What we know about Robert Bowers, suspect in Pittsburgh synagogue shooting

Click to play video: 'Multiple people dead, suspect in custody after Pittsburgh synagogue shooting'
Multiple people dead, suspect in custody after Pittsburgh synagogue shooting
WATCH: Police said on Saturday that a suspect was in custody after a shooting at the Tree of Life synagogue, and that multiple people were dead – Oct 27, 2018

Robert Bowers, a 46-year-old white man, has been identified as the suspect in a shooting that took place at a Pittsburgh synagogue Saturday morning, killing at least 11 people.

The suspect reportedly entered the Tree of Life Synagogue on the corner of Wilkins and Shady avenues on Saturday and opened fire on a service. Pittsburgh authorities tweeted at approximately 10:30 a.m. EST that they were responding to an active shooter situation in the area.

The gunman was eventually detained by police and taken to hospital for further medical care.

Responding officers “received fire” from the suspect upon arriving at the scene. Four of those injured in the shooting were law enforcement — two first responders and two SWAT officers. In total, six people have been injured, not including the suspect. Two of the injured are listed in critical condition.

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According to officials, the suspect was armed with an AR-15-style assault rifle. He also had at least three pistols and had barricaded himself in a room at the synagogue before being detained by police, reports indicate.

Upon surrender, he made several anti-Semitic remarks, several local media outlets reported. He was injured in the ribs and was transferred to hospital after being detained by police. While he was in emergency surgery, NBC reported that he had been moved to intensive care.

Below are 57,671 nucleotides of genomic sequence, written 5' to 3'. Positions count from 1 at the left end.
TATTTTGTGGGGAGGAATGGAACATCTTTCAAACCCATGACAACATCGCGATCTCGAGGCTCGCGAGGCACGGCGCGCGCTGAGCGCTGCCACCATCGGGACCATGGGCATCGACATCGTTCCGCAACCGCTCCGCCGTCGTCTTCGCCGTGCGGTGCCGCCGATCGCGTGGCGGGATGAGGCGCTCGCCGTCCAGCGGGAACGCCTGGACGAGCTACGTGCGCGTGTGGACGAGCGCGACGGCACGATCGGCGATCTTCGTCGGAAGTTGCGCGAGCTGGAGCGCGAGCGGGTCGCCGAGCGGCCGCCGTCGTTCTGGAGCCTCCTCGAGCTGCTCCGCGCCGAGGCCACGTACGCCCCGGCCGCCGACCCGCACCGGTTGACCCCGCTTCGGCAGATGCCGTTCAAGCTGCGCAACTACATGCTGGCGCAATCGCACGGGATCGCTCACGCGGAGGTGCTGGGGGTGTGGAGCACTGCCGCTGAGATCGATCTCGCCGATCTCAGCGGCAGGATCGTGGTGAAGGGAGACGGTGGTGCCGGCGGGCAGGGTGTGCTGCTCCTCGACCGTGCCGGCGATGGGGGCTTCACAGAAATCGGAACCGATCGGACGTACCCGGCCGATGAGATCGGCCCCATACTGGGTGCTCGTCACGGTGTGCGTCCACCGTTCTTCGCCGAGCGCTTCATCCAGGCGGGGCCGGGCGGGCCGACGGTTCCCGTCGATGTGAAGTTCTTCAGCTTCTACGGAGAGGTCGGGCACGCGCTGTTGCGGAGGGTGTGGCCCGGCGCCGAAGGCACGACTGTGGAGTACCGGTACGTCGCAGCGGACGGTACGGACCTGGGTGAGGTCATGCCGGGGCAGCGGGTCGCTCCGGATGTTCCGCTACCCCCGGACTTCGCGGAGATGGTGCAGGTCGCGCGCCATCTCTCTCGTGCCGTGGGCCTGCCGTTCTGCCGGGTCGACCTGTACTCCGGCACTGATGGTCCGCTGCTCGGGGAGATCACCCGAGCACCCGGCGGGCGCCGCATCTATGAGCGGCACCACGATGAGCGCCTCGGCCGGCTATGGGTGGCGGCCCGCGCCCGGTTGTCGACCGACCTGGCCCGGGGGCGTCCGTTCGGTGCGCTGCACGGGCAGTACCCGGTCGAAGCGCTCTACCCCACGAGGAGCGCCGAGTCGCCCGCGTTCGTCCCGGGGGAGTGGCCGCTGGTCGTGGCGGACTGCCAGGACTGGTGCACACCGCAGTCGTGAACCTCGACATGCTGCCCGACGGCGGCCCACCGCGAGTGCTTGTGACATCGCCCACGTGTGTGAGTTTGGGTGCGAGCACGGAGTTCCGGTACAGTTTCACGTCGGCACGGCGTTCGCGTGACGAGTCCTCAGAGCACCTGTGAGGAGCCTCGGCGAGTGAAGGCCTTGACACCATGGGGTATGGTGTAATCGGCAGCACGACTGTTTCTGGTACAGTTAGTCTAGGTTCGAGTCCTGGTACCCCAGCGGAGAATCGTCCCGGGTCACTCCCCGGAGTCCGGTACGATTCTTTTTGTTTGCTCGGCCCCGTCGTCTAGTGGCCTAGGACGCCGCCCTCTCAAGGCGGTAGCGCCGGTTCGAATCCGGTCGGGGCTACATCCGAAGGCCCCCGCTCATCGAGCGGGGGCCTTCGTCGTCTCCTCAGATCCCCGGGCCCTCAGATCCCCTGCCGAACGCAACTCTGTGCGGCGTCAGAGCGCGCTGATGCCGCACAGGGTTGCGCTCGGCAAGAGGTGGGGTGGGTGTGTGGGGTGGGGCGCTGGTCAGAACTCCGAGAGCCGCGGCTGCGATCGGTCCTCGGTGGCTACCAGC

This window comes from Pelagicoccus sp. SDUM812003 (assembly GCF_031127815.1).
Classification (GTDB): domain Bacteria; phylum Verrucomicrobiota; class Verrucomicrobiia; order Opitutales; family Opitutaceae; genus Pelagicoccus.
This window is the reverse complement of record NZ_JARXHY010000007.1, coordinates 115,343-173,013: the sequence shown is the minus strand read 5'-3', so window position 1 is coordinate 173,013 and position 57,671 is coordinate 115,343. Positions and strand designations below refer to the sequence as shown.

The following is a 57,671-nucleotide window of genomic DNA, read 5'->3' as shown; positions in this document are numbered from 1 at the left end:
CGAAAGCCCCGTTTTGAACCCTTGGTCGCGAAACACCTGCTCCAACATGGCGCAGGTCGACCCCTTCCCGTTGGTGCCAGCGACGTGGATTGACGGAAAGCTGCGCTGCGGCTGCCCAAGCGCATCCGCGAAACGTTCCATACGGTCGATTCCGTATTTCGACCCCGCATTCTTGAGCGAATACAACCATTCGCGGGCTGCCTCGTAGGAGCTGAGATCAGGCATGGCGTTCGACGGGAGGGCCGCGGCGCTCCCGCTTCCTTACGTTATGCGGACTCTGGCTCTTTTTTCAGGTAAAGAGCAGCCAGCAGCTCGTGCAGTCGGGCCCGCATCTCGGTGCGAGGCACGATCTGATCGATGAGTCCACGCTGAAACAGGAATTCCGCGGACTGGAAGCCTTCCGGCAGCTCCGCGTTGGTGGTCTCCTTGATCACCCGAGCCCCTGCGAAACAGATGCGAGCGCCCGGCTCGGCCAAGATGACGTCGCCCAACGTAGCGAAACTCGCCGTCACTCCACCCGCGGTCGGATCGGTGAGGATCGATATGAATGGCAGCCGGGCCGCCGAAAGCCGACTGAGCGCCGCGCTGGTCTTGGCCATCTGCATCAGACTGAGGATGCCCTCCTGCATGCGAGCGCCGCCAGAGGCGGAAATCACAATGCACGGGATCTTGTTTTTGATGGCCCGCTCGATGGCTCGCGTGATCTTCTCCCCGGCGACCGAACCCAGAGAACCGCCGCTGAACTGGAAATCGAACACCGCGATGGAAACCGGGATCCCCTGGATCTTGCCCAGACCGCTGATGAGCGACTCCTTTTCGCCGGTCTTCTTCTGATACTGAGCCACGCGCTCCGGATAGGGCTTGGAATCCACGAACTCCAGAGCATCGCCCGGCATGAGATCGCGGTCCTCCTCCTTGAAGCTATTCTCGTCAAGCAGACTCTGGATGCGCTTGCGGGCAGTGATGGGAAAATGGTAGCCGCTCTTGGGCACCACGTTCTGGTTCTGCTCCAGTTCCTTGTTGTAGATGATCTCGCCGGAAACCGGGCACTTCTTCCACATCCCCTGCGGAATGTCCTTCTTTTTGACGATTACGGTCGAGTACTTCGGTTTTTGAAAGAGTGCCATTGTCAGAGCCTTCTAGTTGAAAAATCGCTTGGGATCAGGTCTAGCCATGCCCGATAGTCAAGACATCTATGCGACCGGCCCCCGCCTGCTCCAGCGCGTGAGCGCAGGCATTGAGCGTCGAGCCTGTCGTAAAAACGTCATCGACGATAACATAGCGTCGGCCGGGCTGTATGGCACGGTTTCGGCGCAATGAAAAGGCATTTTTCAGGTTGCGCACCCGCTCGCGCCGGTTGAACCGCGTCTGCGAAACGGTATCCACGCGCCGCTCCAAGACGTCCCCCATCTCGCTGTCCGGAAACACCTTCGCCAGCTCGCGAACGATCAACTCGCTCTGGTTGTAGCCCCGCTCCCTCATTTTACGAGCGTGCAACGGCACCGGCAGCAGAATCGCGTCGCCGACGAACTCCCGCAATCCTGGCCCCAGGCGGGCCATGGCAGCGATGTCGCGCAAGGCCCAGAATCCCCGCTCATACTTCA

Both while in custody and while receiving medical treatment, Bowers told SWAT officers that he wanted all Jews to die and that “they were committing genocide to his people.”

Bowers is a Pittsburgh resident, though officers are unaware of whether he interacted with law enforcement before today. He has an active licence to carry firearms and has made at least six known purchases since 1996, a law enforcement official told CNN.

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A neighbor of the man charged in the Pittsburgh synagogue massacre says the suspect kept to himself.

Chris Hall said Sunday that he never heard or saw anything to indicate that 46-year-old Robert Bowers harbored anti-Semitic views or posed a threat.

Authorities say Bowers killed eight men and three women inside the Tree of Life Synagogue on Saturday during worship services before a tactical police team shot and wounded him. Bowers faces state and federal charges.

Hall says nothing stood out about Bowers. He says “the most terrifying thing is just how normal he seemed.”

The suspect’s full motive is unknown, though a full investigation is currently being conducted by the FBI.

His social media posts indicate a variety of anti-Semitic convictions and conspiracy theories, though many of his accounts have recently been taken down.

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In one post on a right-wing Twitter-alternative platform, Bowers said that the Jewish refugee organization, the Hebrew Immigrant Aid Society, “likes to bring invaders in that kill our people. I can’t sit by and watch my people get slaughtered. Screw your optics, I’m going in,” Reuters and CNN report.

The comment was posted on, a Philadelphia-based social networking service created as an alternative to Twitter. In a statement, Gab confirmed the profile belonged to Bowers.

“Gab took swift and proactive action to contact law enforcement immediately,” representatives from the site told Reuters. “We first backed up all user data from the account and then proceeded to suspend the account. We then contacted the FBI and made them aware of this account and the user data in our possession.”

Bowers also re-posted and shared several anti-Semitic posts on the platform. Following the shooting, was temporarily taken offline after being denied hosting services by its providers but came back online early Sunday morning.

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The FBI are investigating the shooting as a hate crime.

–With files from Reuters and the Associated Press. 

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